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The Magazine of The Evangelical Lutheran Church in America

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January 6, 2006

It's getting easier being green

Thousands of people logged on to Co-op America to vote for their favorite green business of 2005. Ten Thousand Villages won the People’s Choice Award. This first-ever contest signals growing awareness and acceptance of business that commit to sustainability, and willingness to pay, maybe, a bit more for products that go easy on our good, green Earth.

The crafts for home and personal use that fill the stores in the Ten Thousand Villages network certainly are in that category—paper made from weeds that clog the streams in Bangladesh, whimsical earrings cut from old pop cans in Kenya, coasters formed from recycled newspapers in the Philippines and much, much more.

Concerned as this 50-plus year old non-profit, fair-trade business is about the Earth, it’s just as passionate about caring for people. Most of the crafters who produce the products in their villages in the two-thirds world wouldn’t have work—or a way to feed and house their families—if it weren’t for the orders they receive from The Thousand Villages.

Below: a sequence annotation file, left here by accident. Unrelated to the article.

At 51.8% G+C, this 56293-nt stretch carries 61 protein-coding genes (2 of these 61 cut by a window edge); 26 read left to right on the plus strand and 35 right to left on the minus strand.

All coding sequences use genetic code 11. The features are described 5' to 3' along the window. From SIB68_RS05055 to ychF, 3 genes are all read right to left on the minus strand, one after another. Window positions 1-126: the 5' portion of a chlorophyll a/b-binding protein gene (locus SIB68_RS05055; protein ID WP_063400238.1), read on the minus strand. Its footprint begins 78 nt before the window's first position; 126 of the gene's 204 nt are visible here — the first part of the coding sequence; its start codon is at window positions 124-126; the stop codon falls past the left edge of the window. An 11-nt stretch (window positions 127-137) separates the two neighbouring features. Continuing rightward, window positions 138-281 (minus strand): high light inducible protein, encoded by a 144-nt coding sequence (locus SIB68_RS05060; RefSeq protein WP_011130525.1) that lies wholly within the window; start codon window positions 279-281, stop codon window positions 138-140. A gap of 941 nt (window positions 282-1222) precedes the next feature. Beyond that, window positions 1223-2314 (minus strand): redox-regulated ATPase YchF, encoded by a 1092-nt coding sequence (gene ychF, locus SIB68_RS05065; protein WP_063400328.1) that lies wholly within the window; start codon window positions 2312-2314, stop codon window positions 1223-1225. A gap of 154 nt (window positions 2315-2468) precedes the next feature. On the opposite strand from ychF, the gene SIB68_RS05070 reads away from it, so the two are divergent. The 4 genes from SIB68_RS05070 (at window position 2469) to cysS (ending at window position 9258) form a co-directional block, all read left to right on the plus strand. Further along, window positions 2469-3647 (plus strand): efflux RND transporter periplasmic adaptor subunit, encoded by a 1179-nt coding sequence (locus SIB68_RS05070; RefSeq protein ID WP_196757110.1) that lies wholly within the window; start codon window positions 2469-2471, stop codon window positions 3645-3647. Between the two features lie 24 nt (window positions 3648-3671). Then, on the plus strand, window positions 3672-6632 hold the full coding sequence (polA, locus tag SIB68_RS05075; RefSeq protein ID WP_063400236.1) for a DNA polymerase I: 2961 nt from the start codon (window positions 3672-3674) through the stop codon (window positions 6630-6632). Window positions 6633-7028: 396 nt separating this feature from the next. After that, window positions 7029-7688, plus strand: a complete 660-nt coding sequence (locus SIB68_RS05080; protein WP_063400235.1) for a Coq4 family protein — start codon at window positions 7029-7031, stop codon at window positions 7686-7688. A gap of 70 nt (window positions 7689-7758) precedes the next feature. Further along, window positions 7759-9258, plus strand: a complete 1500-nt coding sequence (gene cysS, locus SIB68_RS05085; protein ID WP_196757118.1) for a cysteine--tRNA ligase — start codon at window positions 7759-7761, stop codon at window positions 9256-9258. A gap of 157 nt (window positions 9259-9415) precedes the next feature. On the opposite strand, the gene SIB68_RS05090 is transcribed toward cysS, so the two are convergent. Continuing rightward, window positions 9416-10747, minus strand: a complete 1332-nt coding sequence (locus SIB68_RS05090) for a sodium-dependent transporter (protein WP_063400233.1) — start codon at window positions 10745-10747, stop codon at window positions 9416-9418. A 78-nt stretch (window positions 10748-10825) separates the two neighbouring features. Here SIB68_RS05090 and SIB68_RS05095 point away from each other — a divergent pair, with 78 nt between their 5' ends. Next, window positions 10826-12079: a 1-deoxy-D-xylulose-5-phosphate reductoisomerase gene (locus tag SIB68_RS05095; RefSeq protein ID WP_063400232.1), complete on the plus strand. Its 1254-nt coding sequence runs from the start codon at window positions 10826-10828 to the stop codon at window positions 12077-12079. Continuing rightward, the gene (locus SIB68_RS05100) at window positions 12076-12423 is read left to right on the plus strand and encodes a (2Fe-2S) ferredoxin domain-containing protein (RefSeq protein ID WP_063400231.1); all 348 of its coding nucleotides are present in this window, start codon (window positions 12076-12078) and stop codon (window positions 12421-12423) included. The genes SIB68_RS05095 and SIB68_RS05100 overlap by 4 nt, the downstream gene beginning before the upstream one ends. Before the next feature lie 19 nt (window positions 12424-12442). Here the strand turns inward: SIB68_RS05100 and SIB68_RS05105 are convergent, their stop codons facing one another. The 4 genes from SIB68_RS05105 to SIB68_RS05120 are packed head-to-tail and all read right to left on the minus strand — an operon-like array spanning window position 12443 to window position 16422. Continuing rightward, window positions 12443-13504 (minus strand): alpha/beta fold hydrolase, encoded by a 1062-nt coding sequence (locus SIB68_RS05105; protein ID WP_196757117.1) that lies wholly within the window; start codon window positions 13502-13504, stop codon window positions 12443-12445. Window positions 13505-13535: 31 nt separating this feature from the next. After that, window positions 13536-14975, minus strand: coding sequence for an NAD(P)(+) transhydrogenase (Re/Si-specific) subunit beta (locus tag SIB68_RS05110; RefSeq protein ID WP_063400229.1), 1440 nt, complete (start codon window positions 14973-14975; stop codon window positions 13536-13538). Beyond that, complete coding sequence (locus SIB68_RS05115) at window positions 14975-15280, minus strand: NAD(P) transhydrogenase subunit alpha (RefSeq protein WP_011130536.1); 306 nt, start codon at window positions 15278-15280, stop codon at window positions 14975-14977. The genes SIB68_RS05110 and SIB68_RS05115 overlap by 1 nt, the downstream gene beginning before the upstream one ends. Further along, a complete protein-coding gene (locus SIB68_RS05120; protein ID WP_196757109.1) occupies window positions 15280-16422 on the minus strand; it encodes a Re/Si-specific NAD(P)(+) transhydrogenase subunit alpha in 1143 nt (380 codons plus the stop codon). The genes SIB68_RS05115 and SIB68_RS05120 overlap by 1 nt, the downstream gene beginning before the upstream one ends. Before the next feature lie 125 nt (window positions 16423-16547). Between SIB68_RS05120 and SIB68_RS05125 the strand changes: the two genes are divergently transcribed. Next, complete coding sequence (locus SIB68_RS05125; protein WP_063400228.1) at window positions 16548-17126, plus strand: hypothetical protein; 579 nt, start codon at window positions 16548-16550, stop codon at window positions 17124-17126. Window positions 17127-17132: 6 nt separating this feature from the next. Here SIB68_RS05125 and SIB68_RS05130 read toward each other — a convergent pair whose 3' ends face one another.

I’ve told this story countless times to the people who walk through the door of the Evanston, Ill., store where I’m a Saturday volunteer. It never gets boring. And it’s never hard to amaze them with the skill and ingenuity of the drafters or the beauty and quality of what they make.

But here’s what I admire most about Ten Thousand Villages: At the end of the day, when the manager totals up the receipts—she translates dollars into people, telling us how many paying jobs the day’s take will support.

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